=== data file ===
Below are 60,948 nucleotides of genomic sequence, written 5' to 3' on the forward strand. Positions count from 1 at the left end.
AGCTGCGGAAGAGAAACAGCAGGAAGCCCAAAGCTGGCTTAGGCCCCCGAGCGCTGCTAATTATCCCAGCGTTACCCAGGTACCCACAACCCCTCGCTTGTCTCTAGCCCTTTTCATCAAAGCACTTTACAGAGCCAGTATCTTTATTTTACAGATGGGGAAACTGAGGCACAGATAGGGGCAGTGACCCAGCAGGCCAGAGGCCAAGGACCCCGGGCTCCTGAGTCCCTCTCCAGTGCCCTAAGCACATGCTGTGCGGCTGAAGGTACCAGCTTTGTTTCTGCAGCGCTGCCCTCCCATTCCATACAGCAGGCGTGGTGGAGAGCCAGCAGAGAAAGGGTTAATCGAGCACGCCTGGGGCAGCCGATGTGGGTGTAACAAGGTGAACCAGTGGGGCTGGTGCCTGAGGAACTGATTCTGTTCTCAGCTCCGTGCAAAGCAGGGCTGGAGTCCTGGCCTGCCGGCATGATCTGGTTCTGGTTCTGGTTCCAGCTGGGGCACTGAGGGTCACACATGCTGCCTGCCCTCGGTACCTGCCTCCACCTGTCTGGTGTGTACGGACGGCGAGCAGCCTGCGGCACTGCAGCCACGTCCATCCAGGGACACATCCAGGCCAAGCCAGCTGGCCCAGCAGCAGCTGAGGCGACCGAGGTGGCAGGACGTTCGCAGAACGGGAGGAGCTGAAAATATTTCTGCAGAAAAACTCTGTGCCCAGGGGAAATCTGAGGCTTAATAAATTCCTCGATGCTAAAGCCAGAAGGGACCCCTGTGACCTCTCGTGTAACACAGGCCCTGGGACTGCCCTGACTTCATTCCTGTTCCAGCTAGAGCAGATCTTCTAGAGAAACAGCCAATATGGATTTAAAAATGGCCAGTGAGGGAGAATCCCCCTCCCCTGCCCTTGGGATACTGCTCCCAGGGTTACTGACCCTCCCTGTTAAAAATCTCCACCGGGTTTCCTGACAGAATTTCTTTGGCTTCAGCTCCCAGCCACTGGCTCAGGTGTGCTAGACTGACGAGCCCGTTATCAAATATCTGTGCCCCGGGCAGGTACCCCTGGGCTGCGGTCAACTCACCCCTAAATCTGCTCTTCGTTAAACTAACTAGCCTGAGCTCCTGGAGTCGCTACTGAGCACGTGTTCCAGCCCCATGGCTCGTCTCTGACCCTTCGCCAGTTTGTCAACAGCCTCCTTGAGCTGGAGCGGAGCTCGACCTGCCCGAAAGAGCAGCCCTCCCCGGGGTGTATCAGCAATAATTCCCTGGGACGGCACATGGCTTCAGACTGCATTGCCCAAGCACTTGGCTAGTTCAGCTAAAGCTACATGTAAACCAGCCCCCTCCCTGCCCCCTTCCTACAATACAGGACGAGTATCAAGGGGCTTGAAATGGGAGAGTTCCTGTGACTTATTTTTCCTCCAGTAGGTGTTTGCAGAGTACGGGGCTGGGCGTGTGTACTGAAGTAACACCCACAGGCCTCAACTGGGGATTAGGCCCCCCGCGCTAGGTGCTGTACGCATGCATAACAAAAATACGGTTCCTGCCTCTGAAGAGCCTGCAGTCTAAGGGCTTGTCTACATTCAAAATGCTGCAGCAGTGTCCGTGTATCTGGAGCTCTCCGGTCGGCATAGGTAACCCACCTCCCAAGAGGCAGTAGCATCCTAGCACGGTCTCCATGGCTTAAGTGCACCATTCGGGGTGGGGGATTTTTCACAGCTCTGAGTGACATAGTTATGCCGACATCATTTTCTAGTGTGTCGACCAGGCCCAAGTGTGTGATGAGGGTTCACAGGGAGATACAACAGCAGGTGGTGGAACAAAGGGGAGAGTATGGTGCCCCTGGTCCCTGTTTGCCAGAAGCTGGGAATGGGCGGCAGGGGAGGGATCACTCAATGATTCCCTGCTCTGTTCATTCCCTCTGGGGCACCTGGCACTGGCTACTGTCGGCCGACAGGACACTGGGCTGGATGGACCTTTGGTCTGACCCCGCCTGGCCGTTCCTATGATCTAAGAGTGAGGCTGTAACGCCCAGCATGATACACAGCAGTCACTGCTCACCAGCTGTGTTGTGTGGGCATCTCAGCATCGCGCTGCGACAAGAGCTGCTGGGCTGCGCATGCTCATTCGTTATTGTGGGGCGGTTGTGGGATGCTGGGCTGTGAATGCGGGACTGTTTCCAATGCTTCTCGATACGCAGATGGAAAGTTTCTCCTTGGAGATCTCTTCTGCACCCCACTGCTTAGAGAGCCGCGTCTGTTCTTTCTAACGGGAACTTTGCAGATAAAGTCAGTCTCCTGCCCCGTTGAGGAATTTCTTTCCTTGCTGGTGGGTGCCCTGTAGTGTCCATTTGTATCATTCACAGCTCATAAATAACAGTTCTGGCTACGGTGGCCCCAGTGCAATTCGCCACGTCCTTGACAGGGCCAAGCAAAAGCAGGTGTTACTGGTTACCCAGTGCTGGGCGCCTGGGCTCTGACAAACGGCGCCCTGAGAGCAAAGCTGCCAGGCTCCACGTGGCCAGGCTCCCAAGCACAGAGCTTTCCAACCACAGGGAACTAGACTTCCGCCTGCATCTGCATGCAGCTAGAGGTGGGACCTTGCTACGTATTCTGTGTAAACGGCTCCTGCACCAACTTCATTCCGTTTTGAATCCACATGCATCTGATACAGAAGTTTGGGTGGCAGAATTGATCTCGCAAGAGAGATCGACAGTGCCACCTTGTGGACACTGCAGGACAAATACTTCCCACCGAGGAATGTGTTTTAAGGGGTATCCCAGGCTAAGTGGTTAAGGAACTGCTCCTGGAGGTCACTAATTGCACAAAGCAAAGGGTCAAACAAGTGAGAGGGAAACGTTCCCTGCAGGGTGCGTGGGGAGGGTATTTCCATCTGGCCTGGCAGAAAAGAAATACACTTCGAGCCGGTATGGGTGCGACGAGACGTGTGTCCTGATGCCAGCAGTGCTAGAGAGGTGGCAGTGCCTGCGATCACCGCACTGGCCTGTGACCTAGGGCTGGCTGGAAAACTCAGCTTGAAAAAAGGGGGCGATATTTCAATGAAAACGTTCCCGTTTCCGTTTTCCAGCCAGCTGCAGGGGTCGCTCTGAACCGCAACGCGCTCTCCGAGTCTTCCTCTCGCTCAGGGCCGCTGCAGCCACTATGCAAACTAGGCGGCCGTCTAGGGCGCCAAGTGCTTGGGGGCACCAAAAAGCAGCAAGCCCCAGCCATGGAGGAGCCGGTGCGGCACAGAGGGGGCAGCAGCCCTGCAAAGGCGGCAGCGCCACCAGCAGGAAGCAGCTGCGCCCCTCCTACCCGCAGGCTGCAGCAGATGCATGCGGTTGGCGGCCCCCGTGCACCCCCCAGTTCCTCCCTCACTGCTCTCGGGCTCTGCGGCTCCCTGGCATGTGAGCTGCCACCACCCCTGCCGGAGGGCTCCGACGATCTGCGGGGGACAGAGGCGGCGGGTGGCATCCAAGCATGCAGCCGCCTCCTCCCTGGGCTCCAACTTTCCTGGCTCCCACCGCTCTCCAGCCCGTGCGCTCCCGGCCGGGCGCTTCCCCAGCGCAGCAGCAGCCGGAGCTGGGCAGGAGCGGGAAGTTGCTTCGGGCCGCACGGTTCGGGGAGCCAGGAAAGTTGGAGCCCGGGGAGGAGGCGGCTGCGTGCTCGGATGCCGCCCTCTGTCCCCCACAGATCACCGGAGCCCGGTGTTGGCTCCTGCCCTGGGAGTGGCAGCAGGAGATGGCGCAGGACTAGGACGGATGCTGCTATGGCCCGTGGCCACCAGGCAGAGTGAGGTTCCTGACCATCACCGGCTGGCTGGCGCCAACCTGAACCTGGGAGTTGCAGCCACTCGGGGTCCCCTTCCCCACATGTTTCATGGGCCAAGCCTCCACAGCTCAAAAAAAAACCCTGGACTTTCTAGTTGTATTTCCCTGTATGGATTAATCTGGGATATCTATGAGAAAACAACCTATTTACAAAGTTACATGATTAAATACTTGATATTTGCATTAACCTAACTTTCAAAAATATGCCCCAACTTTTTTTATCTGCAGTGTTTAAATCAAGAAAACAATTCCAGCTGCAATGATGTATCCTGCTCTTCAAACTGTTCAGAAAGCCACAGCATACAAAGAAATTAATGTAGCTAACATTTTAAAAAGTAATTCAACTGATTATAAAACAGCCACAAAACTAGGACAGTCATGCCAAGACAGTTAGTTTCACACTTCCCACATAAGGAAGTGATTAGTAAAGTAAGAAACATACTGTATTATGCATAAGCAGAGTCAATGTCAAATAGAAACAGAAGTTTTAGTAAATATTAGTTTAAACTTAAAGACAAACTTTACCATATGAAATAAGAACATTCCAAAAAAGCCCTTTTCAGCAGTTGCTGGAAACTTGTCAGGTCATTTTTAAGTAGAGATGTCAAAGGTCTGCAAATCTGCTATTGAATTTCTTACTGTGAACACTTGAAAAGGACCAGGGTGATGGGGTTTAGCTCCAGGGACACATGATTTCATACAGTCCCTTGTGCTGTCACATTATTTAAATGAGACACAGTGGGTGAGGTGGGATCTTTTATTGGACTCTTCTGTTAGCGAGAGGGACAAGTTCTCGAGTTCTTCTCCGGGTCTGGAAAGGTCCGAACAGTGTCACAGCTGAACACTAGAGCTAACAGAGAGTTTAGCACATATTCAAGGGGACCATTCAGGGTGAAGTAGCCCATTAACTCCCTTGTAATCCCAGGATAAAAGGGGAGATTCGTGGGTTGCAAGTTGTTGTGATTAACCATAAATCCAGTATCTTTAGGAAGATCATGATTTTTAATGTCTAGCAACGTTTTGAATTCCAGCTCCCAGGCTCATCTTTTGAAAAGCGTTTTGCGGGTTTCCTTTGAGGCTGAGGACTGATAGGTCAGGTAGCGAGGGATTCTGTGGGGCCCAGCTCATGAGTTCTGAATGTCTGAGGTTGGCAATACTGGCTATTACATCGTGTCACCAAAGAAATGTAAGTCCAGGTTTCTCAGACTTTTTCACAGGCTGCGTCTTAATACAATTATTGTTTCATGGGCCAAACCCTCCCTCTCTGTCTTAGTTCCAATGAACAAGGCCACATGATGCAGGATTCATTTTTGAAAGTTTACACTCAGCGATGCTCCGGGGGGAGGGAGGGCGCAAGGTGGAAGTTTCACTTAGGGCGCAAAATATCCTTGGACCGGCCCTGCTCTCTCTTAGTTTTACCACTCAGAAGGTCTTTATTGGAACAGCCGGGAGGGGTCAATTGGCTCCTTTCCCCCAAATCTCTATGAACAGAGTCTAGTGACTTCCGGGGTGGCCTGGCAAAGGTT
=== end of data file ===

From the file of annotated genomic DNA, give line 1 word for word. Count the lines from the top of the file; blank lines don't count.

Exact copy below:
Below are 60,948 nucleotides of genomic sequence, written 5' to 3' on the forward strand. Positions count from 1 at the left end.